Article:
Instrument skills are highly perishable. Others may have the capability to retain those skills just as they do riding a bike, but I can tell you that I certainly don't. I find that the edge comes off after even a few weeks off the gages.

While the instrument rating knowledge exam can certainly be passed by cramming with a prep book, the instrument rating is complex enough that dedicated instruction and study is in order. I strongly disagree with the cram training courses for the instrument rating (as with most training). Consideration should be given to thoroughly absorbing and learning the material with an eye toward retention, rather than rote memorization to pass a test.

Much more critical is retaining that information for use in the cockpit. "Written" scores are meaningless, especially considering the farsical nature of the FAA knowledge exams and the bountiful supply of verbatim answer books from which to study. A high score only means that someone read the answer book. While your friend can certainly pass the test with minimal study of such a book, or a weekend prep course, he should be more concerned with passing the test based on a thorough understanding of the material involved.
Thanks for the advice!

It looks like most folks do not think highly of the written exam, so therefore it does not matter how it is passed.

On the other hand, it appears that it is extremely important to prep for the practical and oral exams to a high degree of proficency with some real world scenarios, and actual conditions.

I personally disagree with the idea that accelerated training is no good. Lets face it, that is all we do in the airlines.

In addition, the gentleman who scoffed and said that no instrument rating is better than a "cram course" is incorrect in my opinion. Check out www.ifrwest.com if you think "cram courses" are bad.

The instrument rating represents a certain level of proficency in understanding of the IFR environment and stabilized aircraft control which is not taught for the Private. In addition, the instrument rating will assist in better insurance rates, and more utilization of his aircraft (he is an owner) and more flying time since he will not have to constantly cancel everytime the weather is marginal. I wouldn't suggest he go flying when it is 200 and 1/2 however.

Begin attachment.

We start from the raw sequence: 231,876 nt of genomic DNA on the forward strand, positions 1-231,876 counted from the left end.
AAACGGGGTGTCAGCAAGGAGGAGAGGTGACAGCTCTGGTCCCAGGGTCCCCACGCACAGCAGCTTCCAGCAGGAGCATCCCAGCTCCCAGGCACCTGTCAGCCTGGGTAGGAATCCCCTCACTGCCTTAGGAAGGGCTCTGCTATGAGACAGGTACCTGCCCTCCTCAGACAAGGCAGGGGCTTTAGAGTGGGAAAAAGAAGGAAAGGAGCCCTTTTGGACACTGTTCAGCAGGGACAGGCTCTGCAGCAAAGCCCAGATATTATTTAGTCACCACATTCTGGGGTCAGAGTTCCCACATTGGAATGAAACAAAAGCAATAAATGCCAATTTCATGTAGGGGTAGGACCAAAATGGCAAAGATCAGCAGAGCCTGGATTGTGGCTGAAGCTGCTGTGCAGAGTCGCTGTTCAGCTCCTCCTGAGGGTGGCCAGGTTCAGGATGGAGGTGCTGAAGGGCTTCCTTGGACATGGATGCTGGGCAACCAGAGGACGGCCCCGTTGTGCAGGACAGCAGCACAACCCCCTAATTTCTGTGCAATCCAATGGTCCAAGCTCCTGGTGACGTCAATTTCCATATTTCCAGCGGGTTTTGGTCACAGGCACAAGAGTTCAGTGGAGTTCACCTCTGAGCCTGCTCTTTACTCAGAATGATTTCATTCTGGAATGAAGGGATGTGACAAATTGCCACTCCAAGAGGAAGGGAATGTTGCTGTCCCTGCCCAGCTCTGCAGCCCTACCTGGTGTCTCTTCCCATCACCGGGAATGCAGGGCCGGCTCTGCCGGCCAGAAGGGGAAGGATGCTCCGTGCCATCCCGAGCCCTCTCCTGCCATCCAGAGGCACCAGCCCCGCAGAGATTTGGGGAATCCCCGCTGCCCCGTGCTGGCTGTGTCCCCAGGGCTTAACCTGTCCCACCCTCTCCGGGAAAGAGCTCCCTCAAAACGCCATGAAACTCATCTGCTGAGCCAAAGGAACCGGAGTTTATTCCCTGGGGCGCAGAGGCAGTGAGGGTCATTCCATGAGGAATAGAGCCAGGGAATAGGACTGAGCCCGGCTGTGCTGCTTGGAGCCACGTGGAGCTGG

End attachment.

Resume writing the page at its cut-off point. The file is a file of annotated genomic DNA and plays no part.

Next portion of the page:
I will steer him to make sure his training is thorough and comprehensive.

I think I was about in the same boat as your friend. Hectic work schedule, not a lot of time and a demanding girlfriend. I ordered the King CD Rom course. They've broken down the tapes into much smaller segments which can be viewed on your computer. (Anywhere from 1 to 10 minute segments.) When I got a few minutes free at work, I'd put on the earphones and learn about the profile view of the approach plate. Next break, the plan view. etc, etc. During lunch, I'd grab something unhealthy to eat, head back to the office, close the door and get a whole hour's worth of studying done. After each little session, you are quized on the FAA questions pertaining to that subject. I thought it was a pretty good product. Supplemented that with the Gleim book just before the test and got a 100%. And I actually feel like I learned the material instead of just learning the answers.

This isn't the quickest method, but I found it worked well.
I have to agree that the road to instrument profiency is a long one.

I took approx. 6 mo's of training to get my rating and felt i had trained and studied to learn and not just pass the check ride. But this was only a beginning. It's been a year since, and i've been, pretty much on a weekly basis, filing and flying IFR. Only now am i starting to feel comfortable. It's not just flying the plane but is as much about efficiently and professionally existing in the ATC environment.

And maintanance is a must. nuff said, bring on the actual!
I've visited IFRWest.com. It isn't a cram course at all. It is a finishing course. It is for people that have basically done some training and feel like its never ending. They show up there for 10-12 days and just crank *the rest of it* out.

"Finish Your Instrument Rating on a 10 Day, 5,000 Mile Flying Vacation"

"To enroll in the West Coast Trip, you must log 15 hours of instrument time and receive passing score on your Instrument Rating Knowledge Exam."

Lastly, the instructor teaching at IFRWest has *a lot* of experience as a CFII. He isn't someone with just a few hundred hours of instrument dual given. He knows what he is doing, and dozens of methods to teach the same idea.

I would also like to add that the King CDROM suggestion was a good one. I did the Cessna Instrument Pilot CDROMs (made by King for Cessna Pilot Centers) and they were very good.

Best of luck to your friend.

Latest resources